Skip to content

Archive for June 11th, 2012

Things My Grandmother Knew: Life Requires Flexibility

As I’ve been pondering and marveling over all the skill my grandmother had in her kitchen, around the house, in the garden, at the farm, at the store and more, I realized there is one skill that I have overlooked.  My grandmother knew how to be flexible.

I’ve heard it said, “Blessed are the flexible, for they shall not break.”  My grandmother’s life certainly required some flexibility.  Life has a way of throwing you curve balls, giving you unexpected challenges and disappointments.  With each curve ball, we are faced with a decision…How will we respond?

Admittedly, I was either not born yet or very young when some of the following events occurred, however, I can remember hearing about them and I saw the results of these events.  I’m not even sure I have all the details right.  What I do know is that I know the result of how my grandmother faced these events.  One in particular has been running through my mind recently.  Probably because I am facing a similar situation and challenge.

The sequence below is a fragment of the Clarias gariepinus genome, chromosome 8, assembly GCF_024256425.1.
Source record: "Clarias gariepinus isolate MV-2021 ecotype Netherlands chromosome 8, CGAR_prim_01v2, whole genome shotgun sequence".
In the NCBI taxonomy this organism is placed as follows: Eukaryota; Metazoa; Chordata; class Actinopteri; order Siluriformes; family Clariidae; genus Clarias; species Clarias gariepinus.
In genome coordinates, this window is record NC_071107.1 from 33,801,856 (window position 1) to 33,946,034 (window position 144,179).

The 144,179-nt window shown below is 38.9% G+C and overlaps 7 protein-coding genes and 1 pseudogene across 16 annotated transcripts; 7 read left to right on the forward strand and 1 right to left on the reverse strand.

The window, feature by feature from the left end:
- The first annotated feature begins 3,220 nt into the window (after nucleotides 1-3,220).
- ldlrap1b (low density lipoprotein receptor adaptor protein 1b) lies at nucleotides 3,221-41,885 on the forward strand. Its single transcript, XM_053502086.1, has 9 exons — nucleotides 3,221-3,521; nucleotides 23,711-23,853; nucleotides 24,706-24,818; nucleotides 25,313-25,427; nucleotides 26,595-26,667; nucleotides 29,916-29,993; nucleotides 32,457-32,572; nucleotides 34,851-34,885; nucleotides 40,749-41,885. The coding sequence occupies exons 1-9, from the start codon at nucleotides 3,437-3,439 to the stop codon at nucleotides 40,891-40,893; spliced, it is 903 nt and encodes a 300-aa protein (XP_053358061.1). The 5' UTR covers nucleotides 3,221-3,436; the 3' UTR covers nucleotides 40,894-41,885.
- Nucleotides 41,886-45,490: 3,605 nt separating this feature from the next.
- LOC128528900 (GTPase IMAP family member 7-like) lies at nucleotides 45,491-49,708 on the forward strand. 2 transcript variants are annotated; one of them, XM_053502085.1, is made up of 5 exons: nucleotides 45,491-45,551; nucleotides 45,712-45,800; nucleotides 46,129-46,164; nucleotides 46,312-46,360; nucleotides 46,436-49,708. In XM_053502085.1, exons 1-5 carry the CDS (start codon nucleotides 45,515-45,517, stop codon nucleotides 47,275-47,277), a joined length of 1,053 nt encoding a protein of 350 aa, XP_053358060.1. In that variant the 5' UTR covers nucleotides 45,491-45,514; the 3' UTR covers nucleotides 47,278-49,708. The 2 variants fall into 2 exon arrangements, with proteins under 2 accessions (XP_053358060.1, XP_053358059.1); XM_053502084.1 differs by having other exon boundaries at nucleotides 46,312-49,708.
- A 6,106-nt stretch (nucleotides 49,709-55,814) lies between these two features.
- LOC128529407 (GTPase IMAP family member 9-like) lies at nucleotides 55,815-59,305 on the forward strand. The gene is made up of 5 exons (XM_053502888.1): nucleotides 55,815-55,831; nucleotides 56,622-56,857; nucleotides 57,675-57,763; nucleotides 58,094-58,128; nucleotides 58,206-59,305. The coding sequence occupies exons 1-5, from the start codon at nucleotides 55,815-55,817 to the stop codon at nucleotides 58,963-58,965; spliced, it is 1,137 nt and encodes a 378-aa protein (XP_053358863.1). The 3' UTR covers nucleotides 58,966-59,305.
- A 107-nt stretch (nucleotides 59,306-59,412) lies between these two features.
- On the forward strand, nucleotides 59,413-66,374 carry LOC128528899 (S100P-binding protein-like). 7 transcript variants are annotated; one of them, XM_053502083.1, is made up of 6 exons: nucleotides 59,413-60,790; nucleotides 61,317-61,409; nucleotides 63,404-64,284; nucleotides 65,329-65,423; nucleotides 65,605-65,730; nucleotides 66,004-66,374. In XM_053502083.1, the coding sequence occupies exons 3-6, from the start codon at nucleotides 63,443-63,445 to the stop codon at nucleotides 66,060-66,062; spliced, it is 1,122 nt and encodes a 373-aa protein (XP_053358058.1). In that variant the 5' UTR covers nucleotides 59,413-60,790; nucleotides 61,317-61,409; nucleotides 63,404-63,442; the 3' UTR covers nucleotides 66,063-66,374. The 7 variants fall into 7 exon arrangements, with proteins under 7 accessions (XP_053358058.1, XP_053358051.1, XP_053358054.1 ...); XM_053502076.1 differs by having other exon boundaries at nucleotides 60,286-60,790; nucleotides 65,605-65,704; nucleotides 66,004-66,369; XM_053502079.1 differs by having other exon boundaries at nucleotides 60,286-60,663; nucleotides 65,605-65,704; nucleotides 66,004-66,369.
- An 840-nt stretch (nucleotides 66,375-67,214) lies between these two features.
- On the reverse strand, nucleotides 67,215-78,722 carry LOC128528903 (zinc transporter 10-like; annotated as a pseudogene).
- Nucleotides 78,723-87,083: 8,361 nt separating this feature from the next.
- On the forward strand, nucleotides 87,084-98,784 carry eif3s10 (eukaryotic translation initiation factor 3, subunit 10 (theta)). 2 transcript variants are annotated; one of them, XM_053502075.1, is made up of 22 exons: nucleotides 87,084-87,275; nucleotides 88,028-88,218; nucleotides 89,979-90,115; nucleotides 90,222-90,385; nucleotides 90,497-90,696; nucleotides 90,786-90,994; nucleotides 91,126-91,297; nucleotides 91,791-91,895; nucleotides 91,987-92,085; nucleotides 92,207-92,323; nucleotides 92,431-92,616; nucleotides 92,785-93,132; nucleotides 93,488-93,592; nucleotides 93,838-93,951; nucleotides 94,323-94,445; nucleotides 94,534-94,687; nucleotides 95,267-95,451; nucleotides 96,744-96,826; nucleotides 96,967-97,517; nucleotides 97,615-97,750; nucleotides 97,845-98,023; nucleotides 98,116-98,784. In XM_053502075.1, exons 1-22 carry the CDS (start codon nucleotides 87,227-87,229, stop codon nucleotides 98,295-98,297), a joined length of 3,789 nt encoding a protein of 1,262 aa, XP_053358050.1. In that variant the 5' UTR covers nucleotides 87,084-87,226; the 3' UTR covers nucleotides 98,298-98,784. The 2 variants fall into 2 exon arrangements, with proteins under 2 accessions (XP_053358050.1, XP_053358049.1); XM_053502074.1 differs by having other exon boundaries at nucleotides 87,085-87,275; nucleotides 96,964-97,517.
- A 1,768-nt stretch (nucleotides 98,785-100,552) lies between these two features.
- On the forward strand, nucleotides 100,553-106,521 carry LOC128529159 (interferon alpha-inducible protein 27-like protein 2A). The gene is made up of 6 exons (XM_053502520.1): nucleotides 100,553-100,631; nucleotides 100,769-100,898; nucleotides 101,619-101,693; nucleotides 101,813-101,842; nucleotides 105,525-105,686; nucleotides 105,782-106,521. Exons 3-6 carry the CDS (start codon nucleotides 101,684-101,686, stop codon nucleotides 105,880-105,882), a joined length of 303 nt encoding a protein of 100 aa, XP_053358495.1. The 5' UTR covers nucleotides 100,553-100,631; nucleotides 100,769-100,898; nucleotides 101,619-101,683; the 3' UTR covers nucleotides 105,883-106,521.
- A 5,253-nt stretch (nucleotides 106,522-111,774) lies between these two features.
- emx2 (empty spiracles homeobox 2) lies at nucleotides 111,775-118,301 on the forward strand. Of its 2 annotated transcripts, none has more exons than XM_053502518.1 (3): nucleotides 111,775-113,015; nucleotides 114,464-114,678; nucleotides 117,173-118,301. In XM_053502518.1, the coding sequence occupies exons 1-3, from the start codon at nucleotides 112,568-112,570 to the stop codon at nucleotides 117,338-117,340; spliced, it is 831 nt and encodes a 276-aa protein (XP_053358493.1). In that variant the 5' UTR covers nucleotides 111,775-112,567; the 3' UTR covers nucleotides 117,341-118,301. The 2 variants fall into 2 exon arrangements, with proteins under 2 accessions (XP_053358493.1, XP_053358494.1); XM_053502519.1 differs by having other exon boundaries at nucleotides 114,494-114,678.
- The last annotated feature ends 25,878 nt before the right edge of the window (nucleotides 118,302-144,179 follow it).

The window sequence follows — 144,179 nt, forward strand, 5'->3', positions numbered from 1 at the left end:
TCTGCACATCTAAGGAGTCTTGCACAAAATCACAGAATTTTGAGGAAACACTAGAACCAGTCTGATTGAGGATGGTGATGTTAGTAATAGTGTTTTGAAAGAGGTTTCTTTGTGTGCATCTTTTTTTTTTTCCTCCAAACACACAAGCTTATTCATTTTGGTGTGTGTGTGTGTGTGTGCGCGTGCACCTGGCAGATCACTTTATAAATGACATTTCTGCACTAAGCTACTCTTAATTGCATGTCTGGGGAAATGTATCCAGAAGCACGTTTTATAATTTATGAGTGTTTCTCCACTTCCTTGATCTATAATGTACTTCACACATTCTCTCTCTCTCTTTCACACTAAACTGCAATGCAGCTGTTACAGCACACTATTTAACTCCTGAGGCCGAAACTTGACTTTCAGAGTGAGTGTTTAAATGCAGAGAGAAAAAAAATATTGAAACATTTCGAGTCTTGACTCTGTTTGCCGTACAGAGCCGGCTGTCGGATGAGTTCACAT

After my grandparents were married they began farming and ranching in western Kansas.  They raised hereford cattle and lots of alfalfa and probably other things as well, but that’s what I remember.  They did well….they built a new brick house, expanded their property, hired help.  They were successful.  They had two young children.  Life was good.  I don’t know exactly how old he was when my grandfather had his first heart attack but I would imagine it was in his early to mid-thirties based on what I’ve been told.  The first was followed by others and pretty soon his health caused my grandparents to reconsider their choice of farming and ranching.  It’s hard, HARD physical labor…especially during those years.  The doctor informed my grandfather that in order to survive he would have to give up farming.